Comic Fodder

Tpull's Weekly Marvel Comics Review – Part One

Agents of Atlas 4

by Jeff Parker and Gabriel Hardman

The recap page is not as humorous this time around, but it’s still more original than all the regular, bland recap pages. This issue has closure for the skeleton pilot mystery, plus there’s a linkage involving the current Captain America, in addition to him showing up in the present. It also happens that this tale from the past shows us the technology that allowed Temugin to teleport onto the Uranian’s ship.

Hardman alters the art so the flashbacks reflect an older illustrated style. I think I like the older style art better. There’s only one pet peeve really, and that’s Wolverine posing with his claws out on the final page. I understand so many artists like to do that for effect, but considering the only thing happening is Cap is talking to him, it’s nonsensical. People should really only show Logan’s claws out when it’s time for business. That aside, the Uranian has planted some mental memories in Cap’s head that will bring them into a confrontation with Atlas next issue. This is all according to Atlas’ plan, of course, so we’ll see if they can control the situation they are setting up.

Definitely holding my interest.


The Amazing Spider-Man 593

by Mark Waid and Mike McKone

The witty rejoinders fly every which way under Mark Waid’s able guidance, along with McCone’s pencils. The proportions seem off on quite a few panels, with Spidey sporting an abnormally large head when compared to his body too often. Spider-Man spends most of his time evading the special squad out to get him, and he actually gets some help from local citizens for a change. Talk about abnormal! Luckily, the setup for this is that Spidey has been running around for at least three days straight rescuing cats out of trees and other Boy Scout assignments, so there’s a genuine reason for the change in attitude towards him.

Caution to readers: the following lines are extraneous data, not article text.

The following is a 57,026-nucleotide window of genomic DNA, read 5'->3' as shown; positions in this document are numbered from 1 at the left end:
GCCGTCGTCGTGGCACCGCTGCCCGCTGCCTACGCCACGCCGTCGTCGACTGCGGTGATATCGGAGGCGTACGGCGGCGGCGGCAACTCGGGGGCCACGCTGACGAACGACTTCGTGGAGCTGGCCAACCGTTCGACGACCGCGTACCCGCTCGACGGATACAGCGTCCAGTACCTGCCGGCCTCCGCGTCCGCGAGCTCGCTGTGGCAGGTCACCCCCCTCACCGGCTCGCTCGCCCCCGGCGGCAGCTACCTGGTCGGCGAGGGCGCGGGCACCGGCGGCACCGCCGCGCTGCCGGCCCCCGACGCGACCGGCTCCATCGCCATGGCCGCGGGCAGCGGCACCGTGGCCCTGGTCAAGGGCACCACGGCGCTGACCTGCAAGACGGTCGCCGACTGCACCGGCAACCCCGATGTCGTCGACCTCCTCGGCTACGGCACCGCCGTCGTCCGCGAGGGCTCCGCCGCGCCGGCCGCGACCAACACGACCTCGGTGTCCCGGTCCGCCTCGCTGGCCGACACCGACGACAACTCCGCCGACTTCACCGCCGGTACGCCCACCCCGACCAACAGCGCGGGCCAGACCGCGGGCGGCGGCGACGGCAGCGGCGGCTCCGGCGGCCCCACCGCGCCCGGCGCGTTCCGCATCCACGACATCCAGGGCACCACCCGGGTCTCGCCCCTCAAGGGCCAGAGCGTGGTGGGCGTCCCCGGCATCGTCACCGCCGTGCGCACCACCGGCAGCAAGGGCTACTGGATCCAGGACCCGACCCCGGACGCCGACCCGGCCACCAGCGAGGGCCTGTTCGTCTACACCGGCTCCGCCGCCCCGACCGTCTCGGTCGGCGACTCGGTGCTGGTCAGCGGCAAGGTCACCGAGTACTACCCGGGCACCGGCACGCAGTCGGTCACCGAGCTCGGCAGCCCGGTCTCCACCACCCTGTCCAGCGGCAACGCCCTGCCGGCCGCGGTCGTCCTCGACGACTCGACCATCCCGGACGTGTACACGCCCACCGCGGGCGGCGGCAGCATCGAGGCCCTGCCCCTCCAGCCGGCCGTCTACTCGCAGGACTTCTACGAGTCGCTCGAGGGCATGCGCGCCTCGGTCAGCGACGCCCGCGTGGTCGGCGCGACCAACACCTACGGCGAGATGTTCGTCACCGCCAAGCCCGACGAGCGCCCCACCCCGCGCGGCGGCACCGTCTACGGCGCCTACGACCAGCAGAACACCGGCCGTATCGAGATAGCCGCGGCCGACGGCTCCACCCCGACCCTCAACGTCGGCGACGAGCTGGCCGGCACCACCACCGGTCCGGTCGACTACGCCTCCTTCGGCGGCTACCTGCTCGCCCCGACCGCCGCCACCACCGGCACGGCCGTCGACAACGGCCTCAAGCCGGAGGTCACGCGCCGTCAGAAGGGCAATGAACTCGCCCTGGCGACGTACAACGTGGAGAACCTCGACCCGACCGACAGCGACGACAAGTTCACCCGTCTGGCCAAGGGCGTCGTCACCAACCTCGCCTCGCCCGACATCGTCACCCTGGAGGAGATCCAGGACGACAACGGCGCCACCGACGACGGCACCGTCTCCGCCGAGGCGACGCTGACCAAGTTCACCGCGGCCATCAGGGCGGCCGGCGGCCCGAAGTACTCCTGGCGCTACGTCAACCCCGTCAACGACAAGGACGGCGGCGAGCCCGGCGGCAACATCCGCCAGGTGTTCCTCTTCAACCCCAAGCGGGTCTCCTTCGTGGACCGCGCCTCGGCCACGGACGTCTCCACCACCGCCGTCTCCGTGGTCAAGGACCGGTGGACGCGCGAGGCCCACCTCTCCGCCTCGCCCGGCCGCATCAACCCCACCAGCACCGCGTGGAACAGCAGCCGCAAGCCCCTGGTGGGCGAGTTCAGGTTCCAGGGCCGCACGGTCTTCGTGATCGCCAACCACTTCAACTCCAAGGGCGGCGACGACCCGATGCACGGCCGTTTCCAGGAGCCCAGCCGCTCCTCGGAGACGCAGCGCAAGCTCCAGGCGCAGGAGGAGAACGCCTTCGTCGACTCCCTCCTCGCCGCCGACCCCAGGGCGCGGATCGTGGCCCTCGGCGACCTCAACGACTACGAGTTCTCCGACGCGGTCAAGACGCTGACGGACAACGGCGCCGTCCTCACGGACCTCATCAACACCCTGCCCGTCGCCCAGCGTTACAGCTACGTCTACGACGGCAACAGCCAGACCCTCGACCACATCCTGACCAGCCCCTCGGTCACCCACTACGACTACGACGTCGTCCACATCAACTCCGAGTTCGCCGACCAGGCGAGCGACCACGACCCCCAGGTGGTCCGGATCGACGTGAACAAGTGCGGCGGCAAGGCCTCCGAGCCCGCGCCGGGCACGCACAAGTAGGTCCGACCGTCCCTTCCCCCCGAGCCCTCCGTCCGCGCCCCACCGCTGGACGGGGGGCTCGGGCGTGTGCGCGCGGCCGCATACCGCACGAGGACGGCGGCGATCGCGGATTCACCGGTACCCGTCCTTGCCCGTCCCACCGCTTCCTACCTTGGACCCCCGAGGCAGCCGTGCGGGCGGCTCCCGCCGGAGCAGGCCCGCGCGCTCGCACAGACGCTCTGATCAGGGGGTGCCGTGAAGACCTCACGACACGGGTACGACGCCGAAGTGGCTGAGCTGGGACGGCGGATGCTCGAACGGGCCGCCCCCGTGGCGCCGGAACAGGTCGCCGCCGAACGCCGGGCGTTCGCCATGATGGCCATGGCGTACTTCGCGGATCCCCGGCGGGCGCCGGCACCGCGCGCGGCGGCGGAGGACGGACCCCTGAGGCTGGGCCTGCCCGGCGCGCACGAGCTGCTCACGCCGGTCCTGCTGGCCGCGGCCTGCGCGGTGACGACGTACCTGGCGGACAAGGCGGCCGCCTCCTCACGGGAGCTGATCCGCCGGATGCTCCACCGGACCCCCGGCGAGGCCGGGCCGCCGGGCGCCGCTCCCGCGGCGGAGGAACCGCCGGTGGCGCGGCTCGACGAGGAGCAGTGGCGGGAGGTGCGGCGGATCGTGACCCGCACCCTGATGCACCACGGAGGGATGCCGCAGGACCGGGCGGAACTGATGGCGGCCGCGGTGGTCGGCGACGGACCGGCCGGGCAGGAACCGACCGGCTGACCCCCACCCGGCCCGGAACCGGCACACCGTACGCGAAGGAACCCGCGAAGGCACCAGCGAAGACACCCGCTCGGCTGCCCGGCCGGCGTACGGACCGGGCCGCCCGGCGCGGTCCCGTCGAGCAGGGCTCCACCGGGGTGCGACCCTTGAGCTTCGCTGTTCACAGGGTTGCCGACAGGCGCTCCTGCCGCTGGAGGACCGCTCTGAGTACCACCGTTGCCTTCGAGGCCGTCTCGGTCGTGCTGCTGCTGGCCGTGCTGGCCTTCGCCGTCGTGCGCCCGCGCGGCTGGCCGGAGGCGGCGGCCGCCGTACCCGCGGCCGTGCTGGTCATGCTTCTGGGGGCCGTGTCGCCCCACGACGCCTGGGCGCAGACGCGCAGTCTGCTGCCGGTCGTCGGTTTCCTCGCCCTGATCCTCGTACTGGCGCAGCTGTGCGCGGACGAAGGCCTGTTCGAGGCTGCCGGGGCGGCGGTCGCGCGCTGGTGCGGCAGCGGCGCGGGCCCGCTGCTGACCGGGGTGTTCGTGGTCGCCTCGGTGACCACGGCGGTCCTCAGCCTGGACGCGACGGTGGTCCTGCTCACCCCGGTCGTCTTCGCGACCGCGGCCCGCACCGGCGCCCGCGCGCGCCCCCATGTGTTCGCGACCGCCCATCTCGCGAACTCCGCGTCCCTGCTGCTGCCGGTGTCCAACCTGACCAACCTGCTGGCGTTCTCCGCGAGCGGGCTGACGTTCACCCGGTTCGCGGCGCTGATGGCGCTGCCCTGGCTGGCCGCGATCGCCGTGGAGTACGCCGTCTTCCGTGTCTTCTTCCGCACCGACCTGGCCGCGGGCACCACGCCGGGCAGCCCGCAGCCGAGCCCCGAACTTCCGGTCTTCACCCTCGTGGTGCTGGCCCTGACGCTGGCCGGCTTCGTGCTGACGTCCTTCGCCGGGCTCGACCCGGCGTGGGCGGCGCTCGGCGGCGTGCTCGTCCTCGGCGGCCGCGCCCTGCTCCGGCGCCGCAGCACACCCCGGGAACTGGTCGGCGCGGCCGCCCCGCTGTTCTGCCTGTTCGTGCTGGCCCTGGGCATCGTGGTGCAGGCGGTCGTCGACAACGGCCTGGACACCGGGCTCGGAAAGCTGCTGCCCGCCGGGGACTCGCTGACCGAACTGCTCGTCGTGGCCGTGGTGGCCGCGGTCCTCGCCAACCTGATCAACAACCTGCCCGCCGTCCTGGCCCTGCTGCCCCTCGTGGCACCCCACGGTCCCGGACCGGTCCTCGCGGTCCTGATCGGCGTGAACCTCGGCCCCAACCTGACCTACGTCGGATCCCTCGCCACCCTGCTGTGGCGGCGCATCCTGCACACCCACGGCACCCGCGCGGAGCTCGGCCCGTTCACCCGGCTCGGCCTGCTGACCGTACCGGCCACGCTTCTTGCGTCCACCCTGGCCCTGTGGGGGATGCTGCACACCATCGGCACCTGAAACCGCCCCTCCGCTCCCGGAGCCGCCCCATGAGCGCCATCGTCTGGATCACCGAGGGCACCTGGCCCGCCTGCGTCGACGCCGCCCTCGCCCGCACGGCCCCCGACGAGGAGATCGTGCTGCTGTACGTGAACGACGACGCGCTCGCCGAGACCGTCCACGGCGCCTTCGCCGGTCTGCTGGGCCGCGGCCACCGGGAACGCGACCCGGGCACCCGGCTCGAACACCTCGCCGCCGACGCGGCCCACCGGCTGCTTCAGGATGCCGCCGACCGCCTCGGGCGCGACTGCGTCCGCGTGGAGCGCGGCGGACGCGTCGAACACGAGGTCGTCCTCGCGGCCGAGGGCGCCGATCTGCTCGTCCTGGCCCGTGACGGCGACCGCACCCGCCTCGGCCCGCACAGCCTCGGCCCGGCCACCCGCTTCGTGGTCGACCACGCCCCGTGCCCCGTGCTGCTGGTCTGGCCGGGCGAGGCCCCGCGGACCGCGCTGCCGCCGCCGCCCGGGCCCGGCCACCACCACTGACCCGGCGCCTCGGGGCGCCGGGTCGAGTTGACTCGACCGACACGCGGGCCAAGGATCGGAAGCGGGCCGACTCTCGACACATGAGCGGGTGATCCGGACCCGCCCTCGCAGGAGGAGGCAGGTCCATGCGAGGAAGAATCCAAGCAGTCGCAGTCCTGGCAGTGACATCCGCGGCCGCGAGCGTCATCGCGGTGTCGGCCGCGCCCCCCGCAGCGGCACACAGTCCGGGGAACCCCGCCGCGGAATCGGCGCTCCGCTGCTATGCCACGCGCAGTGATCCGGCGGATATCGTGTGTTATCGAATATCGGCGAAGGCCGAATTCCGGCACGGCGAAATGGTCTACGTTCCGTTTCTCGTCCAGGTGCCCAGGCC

The new Vulture also makes Spidey’s acquaintance, and this one looks a little more intimidating. To be honest, the action wasn’t nearly as interesting as the developments between Aunt May and Jameson Sr. But it’s all good fun.


Cable 14

by Duane Swierczynski and Ariel Olivetti

Did I mention it makes no sense half the time for Wolverine to be standing around with his claws hanging out? Because he does it again here, and two panels later, his claws are nowhere to be seen. That’s poor storytelling, and it means that Marvel is no longer teaching their artists the simple, small hints to increase the ability of the pictures to complement the story. If artists would think more about the story and spend half as much time trying to create cool poses for the heroes (that are artificial and don’t fit the mood of the moment), a lot of these stories would read better. Meanwhile, the Vanisher looks much more physically filled out than he should.

Olivetti’s art gives you a sensation of grit and grime, especially when Warpath gets his face twisted by Stryfe’s torture machine. Bishop’s thought processes are a mess. He basically takes us through the whole plot, and somehow he has been able to take his one focus, his one main goal, and hide it from the telepath next to him for twelve years. It’s a little hard to believe, but I try to just roll with it.